If Morality Isn’t From God, Then What Is It?

Q: Dear Dr. Hurd, I have been reading your columns for awhile now. I understand that you oppose the idea that morality is supernatural, derived from God, or in any way religious. What you do seem to be saying is that morality is secular and rational in nature. By this do you mean to say that competence, efficacy and focus on one’s goals are the definition of morality?

A: Actually, you’re close — but fatally mistaken, unfortunately. The idea that the definition of morality is practical competence would have to mean that evildoers who accomplish effective but awful things are moral. Consider the examples, on a dramatic scale, of Communist Russia, Nazi Germany and the perpetrators of 9/11. In each of these cases, evildoers used their brains and acted with practical efficacy, competence and long-range focus. In fact, that’s what makes these evildoers so horrifying and repulsive — repulsive, that is, by the rational standard of goodness. Usually evildoers are reckless, impulsive and mindless. In these cases, the evildoers used talent, foresight and planning to successfully complete unspeakably evil and irrational goals.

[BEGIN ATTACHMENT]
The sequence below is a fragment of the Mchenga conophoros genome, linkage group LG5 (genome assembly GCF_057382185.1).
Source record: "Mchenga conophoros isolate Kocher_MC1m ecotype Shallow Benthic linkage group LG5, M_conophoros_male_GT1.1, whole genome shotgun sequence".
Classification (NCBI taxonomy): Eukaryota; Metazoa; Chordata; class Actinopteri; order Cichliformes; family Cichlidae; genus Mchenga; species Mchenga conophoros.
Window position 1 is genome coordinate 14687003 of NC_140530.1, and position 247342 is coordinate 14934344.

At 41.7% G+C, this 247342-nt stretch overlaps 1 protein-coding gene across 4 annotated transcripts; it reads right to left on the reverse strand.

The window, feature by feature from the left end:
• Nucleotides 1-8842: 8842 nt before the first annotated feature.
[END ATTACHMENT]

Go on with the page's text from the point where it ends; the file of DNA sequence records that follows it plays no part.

People who initiate force against others, especially in twisted ways that involve clever techniques and planning, are nevertheless still evil because they are irrational, because their goal is anti-human life and against the moral rights of individuals to live freely and be left alone. Yes, morality is secular in nature and does involve the competent and efficacious use of one’s mind. But before something can be considered good and right, it must also be objectively rational — i.e. life-oriented and life-respecting, life-enhancing — in nature.